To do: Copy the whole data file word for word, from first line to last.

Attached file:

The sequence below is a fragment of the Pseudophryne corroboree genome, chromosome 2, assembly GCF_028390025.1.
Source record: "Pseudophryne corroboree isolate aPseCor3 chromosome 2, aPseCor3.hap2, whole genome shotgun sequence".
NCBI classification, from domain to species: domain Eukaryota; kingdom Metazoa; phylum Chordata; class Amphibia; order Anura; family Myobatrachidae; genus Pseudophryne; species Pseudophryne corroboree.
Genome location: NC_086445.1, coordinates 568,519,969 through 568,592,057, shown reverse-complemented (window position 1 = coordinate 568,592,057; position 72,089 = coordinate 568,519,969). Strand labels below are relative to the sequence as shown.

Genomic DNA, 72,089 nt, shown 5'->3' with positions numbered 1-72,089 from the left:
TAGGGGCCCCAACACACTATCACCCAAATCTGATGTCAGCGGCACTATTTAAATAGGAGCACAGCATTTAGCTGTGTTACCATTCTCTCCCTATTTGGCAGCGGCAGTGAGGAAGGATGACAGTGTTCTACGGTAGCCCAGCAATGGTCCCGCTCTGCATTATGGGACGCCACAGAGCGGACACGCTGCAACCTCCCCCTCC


The sequence below is a fragment of the Pseudophryne corroboree genome, chromosome 2, assembly GCF_028390025.1.
Source record: "Pseudophryne corroboree isolate aPseCor3 chromosome 2, aPseCor3.hap2, whole genome shotgun sequence".
NCBI classification, from domain to species: domain Eukaryota; kingdom Metazoa; phylum Chordata; class Amphibia; order Anura; family Myobatrachidae; genus Pseudophryne; species Pseudophryne corroboree.
Genome location: NC_086445.1, coordinates 568,519,969 through 568,592,057, shown reverse-complemented (window position 1 = coordinate 568,592,057; position 72,089 = coordinate 568,519,969). Strand labels below are relative to the sequence as shown.

Genomic DNA, 72,089 nt, shown 5'->3' with positions numbered 1-72,089 from the left:
TAGGGGCCCCAACACACTATCACCCAAATCTGATGTCAGCGGCACTATTTAAATAGGAGCACAGCATTTAGCTGTGTTACCATTCTCTCCCTATTTGGCAGCGGCAGTGAGGAAGGATGACAGTGTTCTACGGTAGCCCAGCAATGGTCCCGCTCTGCATTATGGGACGCCACAGAGCGGACACGCTGCAACCTCCCCCTCC